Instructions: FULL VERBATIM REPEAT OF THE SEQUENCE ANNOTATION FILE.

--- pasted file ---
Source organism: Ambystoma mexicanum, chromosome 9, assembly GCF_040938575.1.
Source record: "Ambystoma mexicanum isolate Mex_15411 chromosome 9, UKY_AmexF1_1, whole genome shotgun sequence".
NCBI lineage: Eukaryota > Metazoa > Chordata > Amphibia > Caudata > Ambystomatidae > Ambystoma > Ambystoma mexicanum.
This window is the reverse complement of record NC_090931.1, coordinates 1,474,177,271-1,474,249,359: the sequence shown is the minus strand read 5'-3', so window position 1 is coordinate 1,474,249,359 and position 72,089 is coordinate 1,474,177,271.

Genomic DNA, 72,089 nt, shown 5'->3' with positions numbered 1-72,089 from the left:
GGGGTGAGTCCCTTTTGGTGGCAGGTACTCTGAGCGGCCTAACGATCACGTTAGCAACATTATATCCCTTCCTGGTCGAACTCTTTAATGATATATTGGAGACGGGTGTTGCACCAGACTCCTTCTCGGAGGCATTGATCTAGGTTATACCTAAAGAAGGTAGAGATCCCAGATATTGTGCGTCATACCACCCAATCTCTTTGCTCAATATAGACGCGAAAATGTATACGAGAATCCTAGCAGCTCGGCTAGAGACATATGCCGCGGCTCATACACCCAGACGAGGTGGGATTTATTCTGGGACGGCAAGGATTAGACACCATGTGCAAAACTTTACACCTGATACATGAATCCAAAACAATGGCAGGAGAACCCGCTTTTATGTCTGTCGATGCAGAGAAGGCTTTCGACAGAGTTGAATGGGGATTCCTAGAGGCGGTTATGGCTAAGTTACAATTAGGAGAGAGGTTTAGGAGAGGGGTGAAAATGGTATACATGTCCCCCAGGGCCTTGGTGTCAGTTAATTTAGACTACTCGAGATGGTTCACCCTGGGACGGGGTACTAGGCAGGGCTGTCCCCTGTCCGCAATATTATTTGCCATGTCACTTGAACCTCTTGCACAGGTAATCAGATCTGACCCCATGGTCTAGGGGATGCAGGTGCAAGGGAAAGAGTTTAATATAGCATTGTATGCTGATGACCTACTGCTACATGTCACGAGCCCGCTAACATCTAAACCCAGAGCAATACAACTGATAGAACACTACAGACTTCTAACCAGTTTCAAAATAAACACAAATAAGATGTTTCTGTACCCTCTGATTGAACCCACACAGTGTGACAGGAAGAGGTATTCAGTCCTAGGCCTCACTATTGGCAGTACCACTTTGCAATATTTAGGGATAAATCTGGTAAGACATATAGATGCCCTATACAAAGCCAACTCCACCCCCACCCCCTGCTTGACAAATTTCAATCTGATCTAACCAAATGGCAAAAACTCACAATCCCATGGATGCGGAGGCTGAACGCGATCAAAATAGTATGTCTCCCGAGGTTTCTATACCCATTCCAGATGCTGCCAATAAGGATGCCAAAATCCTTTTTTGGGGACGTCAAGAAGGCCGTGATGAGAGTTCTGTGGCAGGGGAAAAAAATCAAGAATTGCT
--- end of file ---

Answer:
Source organism: Ambystoma mexicanum, chromosome 9, assembly GCF_040938575.1.
Source record: "Ambystoma mexicanum isolate Mex_15411 chromosome 9, UKY_AmexF1_1, whole genome shotgun sequence".
NCBI lineage: Eukaryota > Metazoa > Chordata > Amphibia > Caudata > Ambystomatidae > Ambystoma > Ambystoma mexicanum.
This window is the reverse complement of record NC_090931.1, coordinates 1,474,177,271-1,474,249,359: the sequence shown is the minus strand read 5'-3', so window position 1 is coordinate 1,474,249,359 and position 72,089 is coordinate 1,474,177,271.

Genomic DNA, 72,089 nt, shown 5'->3' with positions numbered 1-72,089 from the left:
GGGGTGAGTCCCTTTTGGTGGCAGGTACTCTGAGCGGCCTAACGATCACGTTAGCAACATTATATCCCTTCCTGGTCGAACTCTTTAATGATATATTGGAGACGGGTGTTGCACCAGACTCCTTCTCGGAGGCATTGATCTAGGTTATACCTAAAGAAGGTAGAGATCCCAGATATTGTGCGTCATACCACCCAATCTCTTTGCTCAATATAGACGCGAAAATGTATACGAGAATCCTAGCAGCTCGGCTAGAGACATATGCCGCGGCTCATACACCCAGACGAGGTGGGATTTATTCTGGGACGGCAAGGATTAGACACCATGTGCAAAACTTTACACCTGATACATGAATCCAAAACAATGGCAGGAGAACCCGCTTTTATGTCTGTCGATGCAGAGAAGGCTTTCGACAGAGTTGAATGGGGATTCCTAGAGGCGGTTATGGCTAAGTTACAATTAGGAGAGAGGTTTAGGAGAGGGGTGAAAATGGTATACATGTCCCCCAGGGCCTTGGTGTCAGTTAATTTAGACTACTCGAGATGGTTCACCCTGGGACGGGGTACTAGGCAGGGCTGTCCCCTGTCCGCAATATTATTTGCCATGTCACTTGAACCTCTTGCACAGGTAATCAGATCTGACCCCATGGTCTAGGGGATGCAGGTGCAAGGGAAAGAGTTTAATATAGCATTGTATGCTGATGACCTACTGCTACATGTCACGAGCCCGCTAACATCTAAACCCAGAGCAATACAACTGATAGAACACTACAGACTTCTAACCAGTTTCAAAATAAACACAAATAAGATGTTTCTGTACCCTCTGATTGAACCCACACAGTGTGACAGGAAGAGGTATTCAGTCCTAGGCCTCACTATTGGCAGTACCACTTTGCAATATTTAGGGATAAATCTGGTAAGACATATAGATGCCCTATACAAAGCCAACTCCACCCCCACCCCCTGCTTGACAAATTTCAATCTGATCTAACCAAATGGCAAAAACTCACAATCCCATGGATGCGGAGGCTGAACGCGATCAAAATAGTATGTCTCCCGAGGTTTCTATACCCATTCCAGATGCTGCCAATAAGGATGCCAAAATCCTTTTTTGGGGACGTCAAGAAGGCCGTGATGAGAGTTCTGTGGCAGGGGAAAAAAATCAAGAATTGCT